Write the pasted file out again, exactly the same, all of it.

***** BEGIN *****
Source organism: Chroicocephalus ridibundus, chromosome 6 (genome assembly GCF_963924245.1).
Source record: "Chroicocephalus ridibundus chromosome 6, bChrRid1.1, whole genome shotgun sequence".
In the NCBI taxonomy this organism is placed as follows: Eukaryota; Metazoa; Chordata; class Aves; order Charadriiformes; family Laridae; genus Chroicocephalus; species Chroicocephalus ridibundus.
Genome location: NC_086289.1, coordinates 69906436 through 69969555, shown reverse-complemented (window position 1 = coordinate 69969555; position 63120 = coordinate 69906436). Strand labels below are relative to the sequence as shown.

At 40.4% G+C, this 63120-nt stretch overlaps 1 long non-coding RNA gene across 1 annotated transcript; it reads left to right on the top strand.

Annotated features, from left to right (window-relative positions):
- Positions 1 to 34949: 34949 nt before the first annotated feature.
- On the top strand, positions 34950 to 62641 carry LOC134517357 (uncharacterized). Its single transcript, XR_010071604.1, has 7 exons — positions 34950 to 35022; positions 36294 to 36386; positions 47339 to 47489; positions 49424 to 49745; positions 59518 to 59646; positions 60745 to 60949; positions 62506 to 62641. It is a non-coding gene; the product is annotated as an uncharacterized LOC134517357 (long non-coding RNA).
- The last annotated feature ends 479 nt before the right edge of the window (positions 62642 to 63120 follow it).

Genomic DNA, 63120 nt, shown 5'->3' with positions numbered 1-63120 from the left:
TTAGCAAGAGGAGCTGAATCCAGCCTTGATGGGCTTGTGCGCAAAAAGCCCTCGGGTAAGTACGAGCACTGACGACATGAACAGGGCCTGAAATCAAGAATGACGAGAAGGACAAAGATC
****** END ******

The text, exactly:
Source organism: Chroicocephalus ridibundus, chromosome 6 (genome assembly GCF_963924245.1).
Source record: "Chroicocephalus ridibundus chromosome 6, bChrRid1.1, whole genome shotgun sequence".
In the NCBI taxonomy this organism is placed as follows: Eukaryota; Metazoa; Chordata; class Aves; order Charadriiformes; family Laridae; genus Chroicocephalus; species Chroicocephalus ridibundus.
Genome location: NC_086289.1, coordinates 69906436 through 69969555, shown reverse-complemented (window position 1 = coordinate 69969555; position 63120 = coordinate 69906436). Strand labels below are relative to the sequence as shown.

At 40.4% G+C, this 63120-nt stretch overlaps 1 long non-coding RNA gene across 1 annotated transcript; it reads left to right on the top strand.

Annotated features, from left to right (window-relative positions):
- Positions 1 to 34949: 34949 nt before the first annotated feature.
- On the top strand, positions 34950 to 62641 carry LOC134517357 (uncharacterized). Its single transcript, XR_010071604.1, has 7 exons — positions 34950 to 35022; positions 36294 to 36386; positions 47339 to 47489; positions 49424 to 49745; positions 59518 to 59646; positions 60745 to 60949; positions 62506 to 62641. It is a non-coding gene; the product is annotated as an uncharacterized LOC134517357 (long non-coding RNA).
- The last annotated feature ends 479 nt before the right edge of the window (positions 62642 to 63120 follow it).

Genomic DNA, 63120 nt, shown 5'->3' with positions numbered 1-63120 from the left:
TTAGCAAGAGGAGCTGAATCCAGCCTTGATGGGCTTGTGCGCAAAAAGCCCTCGGGTAAGTACGAGCACTGACGACATGAACAGGGCCTGAAATCAAGAATGACGAGAAGGACAAAGATC